Posted 11-26-2013 at 09:38 AM by yoliyoda
Tide for our linens, Dreft for baby clothes, BumGenius for cloth diapers, homemade soap for everything else–it was all just too much!
It seems that if you asked 100 cloth diapering moms how they tackled laundry, you’d get 100 different responses. So, to see just how diverse viewpoints were, I took a poll here on the site. I asked moms what type of laundry detergent they preferred. As of the date of this article, of the moms that answered about 63% used a major-labeled brand, 15% used cloth diaper specific detergent, 14% used a home made or natural option, and 8% weren’t picky about what they used.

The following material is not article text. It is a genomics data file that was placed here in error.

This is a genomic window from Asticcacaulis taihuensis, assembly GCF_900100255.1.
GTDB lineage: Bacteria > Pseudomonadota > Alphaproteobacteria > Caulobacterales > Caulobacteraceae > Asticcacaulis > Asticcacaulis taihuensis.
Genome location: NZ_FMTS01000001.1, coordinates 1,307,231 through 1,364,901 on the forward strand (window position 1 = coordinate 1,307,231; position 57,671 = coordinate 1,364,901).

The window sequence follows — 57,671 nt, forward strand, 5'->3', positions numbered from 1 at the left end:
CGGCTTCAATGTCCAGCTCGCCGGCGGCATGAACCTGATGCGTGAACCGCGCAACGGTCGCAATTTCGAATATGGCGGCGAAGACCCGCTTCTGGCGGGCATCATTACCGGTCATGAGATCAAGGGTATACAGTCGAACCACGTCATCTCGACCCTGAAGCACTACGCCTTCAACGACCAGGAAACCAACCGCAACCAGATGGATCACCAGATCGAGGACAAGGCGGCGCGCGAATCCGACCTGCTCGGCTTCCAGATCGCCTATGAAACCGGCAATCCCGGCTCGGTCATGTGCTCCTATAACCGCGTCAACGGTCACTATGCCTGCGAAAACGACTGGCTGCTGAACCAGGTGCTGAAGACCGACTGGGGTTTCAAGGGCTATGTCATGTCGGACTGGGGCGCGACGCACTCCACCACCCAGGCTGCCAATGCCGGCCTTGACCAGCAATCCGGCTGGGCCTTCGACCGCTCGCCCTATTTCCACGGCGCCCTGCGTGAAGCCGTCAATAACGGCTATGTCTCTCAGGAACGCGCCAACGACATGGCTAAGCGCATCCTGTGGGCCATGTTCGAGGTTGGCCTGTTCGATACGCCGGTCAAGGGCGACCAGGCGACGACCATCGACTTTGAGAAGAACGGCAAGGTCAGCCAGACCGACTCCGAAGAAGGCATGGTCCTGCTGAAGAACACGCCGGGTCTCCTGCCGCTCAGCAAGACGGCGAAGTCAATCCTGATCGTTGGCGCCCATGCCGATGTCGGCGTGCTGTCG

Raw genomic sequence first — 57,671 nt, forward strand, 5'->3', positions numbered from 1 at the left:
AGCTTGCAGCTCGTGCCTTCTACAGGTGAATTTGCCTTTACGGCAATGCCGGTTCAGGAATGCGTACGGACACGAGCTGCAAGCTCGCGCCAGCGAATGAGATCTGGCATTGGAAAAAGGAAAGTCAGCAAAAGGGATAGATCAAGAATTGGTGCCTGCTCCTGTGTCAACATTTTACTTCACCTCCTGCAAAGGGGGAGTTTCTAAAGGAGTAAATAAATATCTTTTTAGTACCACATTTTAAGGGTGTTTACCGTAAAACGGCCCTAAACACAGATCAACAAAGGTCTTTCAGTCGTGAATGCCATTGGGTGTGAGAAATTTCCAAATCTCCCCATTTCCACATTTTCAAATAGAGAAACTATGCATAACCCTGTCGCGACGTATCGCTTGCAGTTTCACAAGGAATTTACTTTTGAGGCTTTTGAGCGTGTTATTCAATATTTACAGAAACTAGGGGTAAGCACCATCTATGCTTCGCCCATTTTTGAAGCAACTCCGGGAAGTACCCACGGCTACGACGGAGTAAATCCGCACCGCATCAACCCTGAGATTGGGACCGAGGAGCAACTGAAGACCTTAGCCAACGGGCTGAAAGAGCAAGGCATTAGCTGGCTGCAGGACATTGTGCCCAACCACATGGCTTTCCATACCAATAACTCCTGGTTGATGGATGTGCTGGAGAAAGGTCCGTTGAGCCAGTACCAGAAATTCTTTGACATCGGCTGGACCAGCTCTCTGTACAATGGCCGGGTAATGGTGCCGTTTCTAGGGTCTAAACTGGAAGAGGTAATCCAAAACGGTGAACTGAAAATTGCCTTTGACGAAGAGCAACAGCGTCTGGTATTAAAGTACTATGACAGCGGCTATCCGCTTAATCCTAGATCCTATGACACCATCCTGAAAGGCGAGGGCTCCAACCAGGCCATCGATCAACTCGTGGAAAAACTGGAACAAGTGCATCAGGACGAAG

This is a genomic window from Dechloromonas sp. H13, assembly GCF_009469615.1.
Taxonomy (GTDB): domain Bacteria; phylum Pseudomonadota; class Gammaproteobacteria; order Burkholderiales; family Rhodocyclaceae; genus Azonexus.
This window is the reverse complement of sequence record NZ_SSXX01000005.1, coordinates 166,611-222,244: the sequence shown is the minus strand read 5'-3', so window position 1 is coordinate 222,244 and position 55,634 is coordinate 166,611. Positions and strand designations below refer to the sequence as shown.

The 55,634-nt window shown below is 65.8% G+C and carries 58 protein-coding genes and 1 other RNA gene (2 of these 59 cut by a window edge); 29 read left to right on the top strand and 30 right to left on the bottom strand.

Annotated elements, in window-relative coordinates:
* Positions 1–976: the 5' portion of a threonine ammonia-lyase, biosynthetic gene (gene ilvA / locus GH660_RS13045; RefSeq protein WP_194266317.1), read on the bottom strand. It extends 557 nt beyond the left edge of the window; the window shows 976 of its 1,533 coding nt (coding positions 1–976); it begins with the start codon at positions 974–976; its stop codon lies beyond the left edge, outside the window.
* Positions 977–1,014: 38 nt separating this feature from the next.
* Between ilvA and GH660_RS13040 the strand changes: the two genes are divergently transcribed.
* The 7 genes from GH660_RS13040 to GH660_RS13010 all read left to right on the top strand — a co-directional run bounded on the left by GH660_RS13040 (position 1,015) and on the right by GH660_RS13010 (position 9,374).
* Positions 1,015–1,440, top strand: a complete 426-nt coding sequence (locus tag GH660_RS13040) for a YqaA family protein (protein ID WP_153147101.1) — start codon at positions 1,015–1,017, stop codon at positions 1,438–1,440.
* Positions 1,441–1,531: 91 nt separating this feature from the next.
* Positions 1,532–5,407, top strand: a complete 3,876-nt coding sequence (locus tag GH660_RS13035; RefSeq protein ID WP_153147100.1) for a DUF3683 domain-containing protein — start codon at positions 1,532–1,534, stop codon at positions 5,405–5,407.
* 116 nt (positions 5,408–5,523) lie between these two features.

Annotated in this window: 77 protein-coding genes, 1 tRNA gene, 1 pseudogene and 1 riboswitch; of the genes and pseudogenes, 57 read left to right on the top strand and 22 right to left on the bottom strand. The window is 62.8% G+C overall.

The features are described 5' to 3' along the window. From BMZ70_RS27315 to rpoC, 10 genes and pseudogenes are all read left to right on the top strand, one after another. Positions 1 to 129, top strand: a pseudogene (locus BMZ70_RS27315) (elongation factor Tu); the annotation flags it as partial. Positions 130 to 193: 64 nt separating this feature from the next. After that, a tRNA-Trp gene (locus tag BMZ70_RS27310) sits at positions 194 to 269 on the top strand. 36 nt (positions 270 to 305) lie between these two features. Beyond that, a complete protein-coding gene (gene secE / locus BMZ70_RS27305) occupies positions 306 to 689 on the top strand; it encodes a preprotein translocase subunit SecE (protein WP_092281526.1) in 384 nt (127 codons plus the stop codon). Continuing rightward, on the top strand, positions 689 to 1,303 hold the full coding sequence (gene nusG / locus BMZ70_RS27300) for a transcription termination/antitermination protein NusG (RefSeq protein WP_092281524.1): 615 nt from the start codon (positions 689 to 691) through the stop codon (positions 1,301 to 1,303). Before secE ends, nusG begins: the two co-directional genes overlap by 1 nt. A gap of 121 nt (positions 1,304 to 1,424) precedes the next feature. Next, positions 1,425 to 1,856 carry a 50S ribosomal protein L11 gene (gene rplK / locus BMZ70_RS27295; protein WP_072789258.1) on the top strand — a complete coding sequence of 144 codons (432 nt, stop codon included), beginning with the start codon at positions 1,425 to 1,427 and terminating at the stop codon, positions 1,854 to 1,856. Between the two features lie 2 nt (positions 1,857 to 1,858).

One of the detergents that I noticed kept coming up in the thread was Tide. Some mom’s opted for the Free & Gentle version, while others stuck to the traditional. Some moms used powder, while I’ve heard other moms swear by the liquid. Some moms went for the more generic brands like Foca and Kirklands.
When it came to the natural store bought option, Charlie’s Soap kept being mentioned. For the price of $24 for 128 ounces, it is an affordable no-frills natural option for those who want to keep it basic. Allen’s Naturally Liquid, at around $42 for a gallon, was another option mentioned.
The option of making your own powder is always near and dear to me. I actually enjoy making our laundry soap, other household and beauty options. A few moms used SoapNuts, while others mixed their own concoctions. A few were even nice enough to share. One of the recipes is listed below for newbies.